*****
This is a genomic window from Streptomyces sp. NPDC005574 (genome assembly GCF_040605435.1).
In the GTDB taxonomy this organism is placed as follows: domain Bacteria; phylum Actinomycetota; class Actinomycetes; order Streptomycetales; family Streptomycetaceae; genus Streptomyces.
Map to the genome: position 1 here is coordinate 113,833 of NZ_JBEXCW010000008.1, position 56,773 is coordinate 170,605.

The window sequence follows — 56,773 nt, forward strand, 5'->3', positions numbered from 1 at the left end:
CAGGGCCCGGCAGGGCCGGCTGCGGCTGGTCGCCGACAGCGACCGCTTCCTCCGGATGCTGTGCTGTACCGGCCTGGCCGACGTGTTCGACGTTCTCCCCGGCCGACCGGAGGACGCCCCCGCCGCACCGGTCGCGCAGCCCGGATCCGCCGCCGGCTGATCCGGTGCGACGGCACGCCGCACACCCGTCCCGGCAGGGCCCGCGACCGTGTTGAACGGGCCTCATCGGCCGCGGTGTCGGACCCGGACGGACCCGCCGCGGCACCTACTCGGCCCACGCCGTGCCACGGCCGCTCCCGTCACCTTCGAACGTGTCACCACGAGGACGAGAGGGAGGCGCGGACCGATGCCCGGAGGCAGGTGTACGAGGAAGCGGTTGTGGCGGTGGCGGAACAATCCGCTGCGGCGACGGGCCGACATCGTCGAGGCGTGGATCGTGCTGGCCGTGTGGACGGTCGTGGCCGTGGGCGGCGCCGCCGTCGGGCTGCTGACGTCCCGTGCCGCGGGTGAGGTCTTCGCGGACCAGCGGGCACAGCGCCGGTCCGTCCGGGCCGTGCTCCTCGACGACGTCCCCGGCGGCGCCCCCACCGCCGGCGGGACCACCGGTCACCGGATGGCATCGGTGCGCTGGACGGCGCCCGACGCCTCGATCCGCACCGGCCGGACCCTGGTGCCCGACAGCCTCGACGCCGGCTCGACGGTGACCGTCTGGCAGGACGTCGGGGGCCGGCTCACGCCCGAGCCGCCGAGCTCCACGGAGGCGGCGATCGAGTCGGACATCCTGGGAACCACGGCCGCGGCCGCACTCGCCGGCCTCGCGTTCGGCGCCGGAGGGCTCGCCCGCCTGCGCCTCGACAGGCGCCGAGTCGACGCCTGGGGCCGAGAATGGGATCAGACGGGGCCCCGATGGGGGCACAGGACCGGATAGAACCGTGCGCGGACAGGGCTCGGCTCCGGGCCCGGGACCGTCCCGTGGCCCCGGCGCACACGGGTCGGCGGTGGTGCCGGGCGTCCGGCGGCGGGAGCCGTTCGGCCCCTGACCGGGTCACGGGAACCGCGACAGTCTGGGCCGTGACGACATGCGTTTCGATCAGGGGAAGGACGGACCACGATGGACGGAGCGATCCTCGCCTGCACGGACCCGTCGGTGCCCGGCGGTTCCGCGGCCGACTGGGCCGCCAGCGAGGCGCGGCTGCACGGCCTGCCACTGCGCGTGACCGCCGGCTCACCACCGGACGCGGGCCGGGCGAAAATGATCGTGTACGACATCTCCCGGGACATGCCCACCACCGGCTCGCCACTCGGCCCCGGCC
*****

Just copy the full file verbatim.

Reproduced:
This is a genomic window from Streptomyces sp. NPDC005574 (genome assembly GCF_040605435.1).
In the GTDB taxonomy this organism is placed as follows: domain Bacteria; phylum Actinomycetota; class Actinomycetes; order Streptomycetales; family Streptomycetaceae; genus Streptomyces.
Map to the genome: position 1 here is coordinate 113,833 of NZ_JBEXCW010000008.1, position 56,773 is coordinate 170,605.

The window sequence follows — 56,773 nt, forward strand, 5'->3', positions numbered from 1 at the left end:
CAGGGCCCGGCAGGGCCGGCTGCGGCTGGTCGCCGACAGCGACCGCTTCCTCCGGATGCTGTGCTGTACCGGCCTGGCCGACGTGTTCGACGTTCTCCCCGGCCGACCGGAGGACGCCCCCGCCGCACCGGTCGCGCAGCCCGGATCCGCCGCCGGCTGATCCGGTGCGACGGCACGCCGCACACCCGTCCCGGCAGGGCCCGCGACCGTGTTGAACGGGCCTCATCGGCCGCGGTGTCGGACCCGGACGGACCCGCCGCGGCACCTACTCGGCCCACGCCGTGCCACGGCCGCTCCCGTCACCTTCGAACGTGTCACCACGAGGACGAGAGGGAGGCGCGGACCGATGCCCGGAGGCAGGTGTACGAGGAAGCGGTTGTGGCGGTGGCGGAACAATCCGCTGCGGCGACGGGCCGACATCGTCGAGGCGTGGATCGTGCTGGCCGTGTGGACGGTCGTGGCCGTGGGCGGCGCCGCCGTCGGGCTGCTGACGTCCCGTGCCGCGGGTGAGGTCTTCGCGGACCAGCGGGCACAGCGCCGGTCCGTCCGGGCCGTGCTCCTCGACGACGTCCCCGGCGGCGCCCCCACCGCCGGCGGGACCACCGGTCACCGGATGGCATCGGTGCGCTGGACGGCGCCCGACGCCTCGATCCGCACCGGCCGGACCCTGGTGCCCGACAGCCTCGACGCCGGCTCGACGGTGACCGTCTGGCAGGACGTCGGGGGCCGGCTCACGCCCGAGCCGCCGAGCTCCACGGAGGCGGCGATCGAGTCGGACATCCTGGGAACCACGGCCGCGGCCGCACTCGCCGGCCTCGCGTTCGGCGCCGGAGGGCTCGCCCGCCTGCGCCTCGACAGGCGCCGAGTCGACGCCTGGGGCCGAGAATGGGATCAGACGGGGCCCCGATGGGGGCACAGGACCGGATAGAACCGTGCGCGGACAGGGCTCGGCTCCGGGCCCGGGACCGTCCCGTGGCCCCGGCGCACACGGGTCGGCGGTGGTGCCGGGCGTCCGGCGGCGGGAGCCGTTCGGCCCCTGACCGGGTCACGGGAACCGCGACAGTCTGGGCCGTGACGACATGCGTTTCGATCAGGGGAAGGACGGACCACGATGGACGGAGCGATCCTCGCCTGCACGGACCCGTCGGTGCCCGGCGGTTCCGCGGCCGACTGGGCCGCCAGCGAGGCGCGGCTGCACGGCCTGCCACTGCGCGTGACCGCCGGCTCACCACCGGACGCGGGCCGGGCGAAAATGATCGTGTACGACATCTCCCGGGACATGCCCACCACCGGCTCGCCACTCGGCCCCGGCC